IMPRESSive research - the IMPRESS project

Materials World magazine
1 Oct 2008

The Intermetallic Materials Processing in Relation to Earth and Space Solidification Integrated project (IMPRESS) aims to unravel the important relationships between the processing, structure and properties of intermetallics. In contrast to normal alloys, intermetallics are ordered chemical compounds of two or more metals. Two specific families of intermetallics are being examined by IMPRESS, titanium aluminides (TiAl) and nickel aluminides (NiAl).

The multidisciplinary consortium comprises 150 scientists from 42 European universities and companies, with a total budget of approximately 41 million euros. Titanium aluminides have remarkable mechanical and physical properties at temperatures of up to 800ºC. The combination of high melting point, high-temperature strength and creep resistance, and low density, makes TiAl ideal for high-performance gas turbine blades. The objective is to produce, for the first time, low-pressure turbine blades, which are up to 40cm in length, via cost-effective casting.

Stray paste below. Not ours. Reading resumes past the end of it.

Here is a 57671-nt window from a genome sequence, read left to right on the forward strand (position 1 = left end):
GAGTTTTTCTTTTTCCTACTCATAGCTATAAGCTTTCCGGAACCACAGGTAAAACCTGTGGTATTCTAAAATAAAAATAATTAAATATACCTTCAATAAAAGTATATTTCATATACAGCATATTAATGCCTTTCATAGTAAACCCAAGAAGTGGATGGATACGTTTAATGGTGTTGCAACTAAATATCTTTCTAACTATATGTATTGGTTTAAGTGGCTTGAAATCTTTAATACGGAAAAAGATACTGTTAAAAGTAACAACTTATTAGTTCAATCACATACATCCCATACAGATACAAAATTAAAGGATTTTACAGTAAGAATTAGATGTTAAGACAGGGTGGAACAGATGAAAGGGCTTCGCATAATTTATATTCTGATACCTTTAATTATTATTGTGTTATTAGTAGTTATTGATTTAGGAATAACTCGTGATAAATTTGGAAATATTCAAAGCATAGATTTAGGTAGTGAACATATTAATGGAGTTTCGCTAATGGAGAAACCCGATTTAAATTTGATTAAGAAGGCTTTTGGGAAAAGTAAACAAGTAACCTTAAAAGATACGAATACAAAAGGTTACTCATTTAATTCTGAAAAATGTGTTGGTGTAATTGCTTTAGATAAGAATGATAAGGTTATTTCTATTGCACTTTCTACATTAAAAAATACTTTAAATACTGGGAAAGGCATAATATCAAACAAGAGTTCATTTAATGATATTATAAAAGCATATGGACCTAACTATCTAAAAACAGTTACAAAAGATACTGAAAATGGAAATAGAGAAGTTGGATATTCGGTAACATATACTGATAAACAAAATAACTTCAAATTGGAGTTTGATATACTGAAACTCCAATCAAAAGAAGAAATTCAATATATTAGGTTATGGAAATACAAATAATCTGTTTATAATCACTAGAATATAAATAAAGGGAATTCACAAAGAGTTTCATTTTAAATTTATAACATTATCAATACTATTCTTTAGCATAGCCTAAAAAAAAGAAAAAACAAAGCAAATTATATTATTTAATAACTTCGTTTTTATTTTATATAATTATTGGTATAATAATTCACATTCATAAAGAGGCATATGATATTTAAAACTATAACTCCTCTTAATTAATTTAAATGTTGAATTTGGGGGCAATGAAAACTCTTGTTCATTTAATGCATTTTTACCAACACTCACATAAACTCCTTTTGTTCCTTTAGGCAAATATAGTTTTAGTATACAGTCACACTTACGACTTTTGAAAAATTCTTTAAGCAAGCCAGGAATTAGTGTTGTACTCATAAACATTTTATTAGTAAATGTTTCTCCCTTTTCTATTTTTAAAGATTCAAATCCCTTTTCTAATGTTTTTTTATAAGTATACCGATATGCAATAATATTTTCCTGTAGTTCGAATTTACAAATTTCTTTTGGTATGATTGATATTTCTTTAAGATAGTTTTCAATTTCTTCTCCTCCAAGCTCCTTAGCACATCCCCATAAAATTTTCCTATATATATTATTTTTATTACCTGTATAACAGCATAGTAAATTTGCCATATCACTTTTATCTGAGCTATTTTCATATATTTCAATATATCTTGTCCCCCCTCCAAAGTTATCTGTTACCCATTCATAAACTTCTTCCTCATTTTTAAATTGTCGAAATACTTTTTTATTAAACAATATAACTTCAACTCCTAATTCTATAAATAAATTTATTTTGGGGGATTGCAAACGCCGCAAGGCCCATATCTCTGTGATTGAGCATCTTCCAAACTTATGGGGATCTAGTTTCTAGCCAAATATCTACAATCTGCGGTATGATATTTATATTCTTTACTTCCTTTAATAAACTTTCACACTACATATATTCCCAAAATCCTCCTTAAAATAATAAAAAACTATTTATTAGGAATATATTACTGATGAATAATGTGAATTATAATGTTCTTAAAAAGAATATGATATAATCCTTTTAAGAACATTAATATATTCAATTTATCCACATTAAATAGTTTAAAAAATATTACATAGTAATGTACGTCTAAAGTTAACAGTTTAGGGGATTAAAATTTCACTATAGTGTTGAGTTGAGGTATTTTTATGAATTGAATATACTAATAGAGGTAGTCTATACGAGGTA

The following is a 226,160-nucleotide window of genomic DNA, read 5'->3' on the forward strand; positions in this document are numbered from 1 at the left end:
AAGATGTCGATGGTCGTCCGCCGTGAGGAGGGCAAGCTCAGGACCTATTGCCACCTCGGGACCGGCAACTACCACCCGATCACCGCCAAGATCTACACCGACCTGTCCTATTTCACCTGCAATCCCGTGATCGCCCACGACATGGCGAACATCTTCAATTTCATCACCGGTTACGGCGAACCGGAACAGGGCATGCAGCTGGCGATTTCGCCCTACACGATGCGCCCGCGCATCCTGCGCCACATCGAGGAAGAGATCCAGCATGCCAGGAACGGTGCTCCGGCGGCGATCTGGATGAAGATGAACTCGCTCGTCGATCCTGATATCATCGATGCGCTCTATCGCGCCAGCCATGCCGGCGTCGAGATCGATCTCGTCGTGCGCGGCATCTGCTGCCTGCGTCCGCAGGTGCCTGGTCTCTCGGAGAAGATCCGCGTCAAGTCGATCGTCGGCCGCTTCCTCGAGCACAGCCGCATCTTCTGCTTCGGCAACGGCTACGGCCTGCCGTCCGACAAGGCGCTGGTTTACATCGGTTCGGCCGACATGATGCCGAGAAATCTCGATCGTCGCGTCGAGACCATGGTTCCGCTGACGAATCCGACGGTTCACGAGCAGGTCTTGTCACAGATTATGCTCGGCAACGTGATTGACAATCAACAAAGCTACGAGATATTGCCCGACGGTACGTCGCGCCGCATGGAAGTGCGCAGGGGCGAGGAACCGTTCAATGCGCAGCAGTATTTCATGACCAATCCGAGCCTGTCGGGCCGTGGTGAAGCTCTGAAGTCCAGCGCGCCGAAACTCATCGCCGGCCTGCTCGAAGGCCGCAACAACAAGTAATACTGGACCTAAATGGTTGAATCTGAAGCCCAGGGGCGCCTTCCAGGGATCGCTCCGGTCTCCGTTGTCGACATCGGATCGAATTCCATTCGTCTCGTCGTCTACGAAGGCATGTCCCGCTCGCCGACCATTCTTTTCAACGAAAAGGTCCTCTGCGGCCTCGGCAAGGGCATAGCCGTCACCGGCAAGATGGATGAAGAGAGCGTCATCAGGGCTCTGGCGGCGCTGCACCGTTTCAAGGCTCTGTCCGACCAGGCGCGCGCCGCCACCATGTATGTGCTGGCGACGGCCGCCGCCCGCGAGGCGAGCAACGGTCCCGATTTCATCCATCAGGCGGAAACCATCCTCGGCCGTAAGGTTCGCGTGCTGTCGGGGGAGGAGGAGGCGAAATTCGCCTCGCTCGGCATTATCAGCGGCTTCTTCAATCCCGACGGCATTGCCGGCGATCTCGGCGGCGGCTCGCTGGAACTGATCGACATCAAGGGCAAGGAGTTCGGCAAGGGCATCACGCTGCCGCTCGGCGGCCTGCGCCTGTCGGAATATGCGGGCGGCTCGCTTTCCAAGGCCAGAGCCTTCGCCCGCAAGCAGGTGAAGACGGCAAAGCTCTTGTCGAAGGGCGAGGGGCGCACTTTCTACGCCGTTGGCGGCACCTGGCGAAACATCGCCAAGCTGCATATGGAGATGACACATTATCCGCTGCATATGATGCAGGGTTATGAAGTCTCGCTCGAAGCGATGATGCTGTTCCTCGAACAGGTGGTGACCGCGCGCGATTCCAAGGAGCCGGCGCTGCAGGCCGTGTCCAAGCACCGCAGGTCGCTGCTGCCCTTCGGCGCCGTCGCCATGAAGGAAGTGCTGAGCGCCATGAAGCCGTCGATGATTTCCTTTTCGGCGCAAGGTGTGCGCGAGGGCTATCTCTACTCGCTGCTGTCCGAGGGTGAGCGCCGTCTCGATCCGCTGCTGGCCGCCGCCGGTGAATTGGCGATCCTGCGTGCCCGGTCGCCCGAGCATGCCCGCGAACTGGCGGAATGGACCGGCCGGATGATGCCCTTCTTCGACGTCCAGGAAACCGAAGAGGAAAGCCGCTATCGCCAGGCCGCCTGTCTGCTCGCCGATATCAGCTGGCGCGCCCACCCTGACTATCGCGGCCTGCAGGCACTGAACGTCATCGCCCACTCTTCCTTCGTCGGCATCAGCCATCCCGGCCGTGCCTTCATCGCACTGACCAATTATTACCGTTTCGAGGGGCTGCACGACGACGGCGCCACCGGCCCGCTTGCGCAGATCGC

Nickel aluminides, on the other hand, have good catalytic properties making them particularly useful for hydrogenation reactions in the chemical industry, as well as electro-catalysts in alkaline fuel cells. The goal is to develop low-cost catalysts with double the activity of traditional sponge nickel, as well as improved selectivity and stability.

Cutting-edge blades

The starting point for IMPRESS was the decision that turbine blades must be produced by investment casting, as opposed to using more costly forging. Due to the reactivity of liquid TiAl at 1,700°C, numerous problems in casting were highlighted. In addition ductility of cast TiAl components was shown to be intrinsically poor, thus highlighting the need for further alloy development. The work within IMPRESS targets two linked but separate areas – firstly, the development of casting technology, and secondly, the development of blades to meet end-user specifications, including a minimum room temperature ductility of one per cent.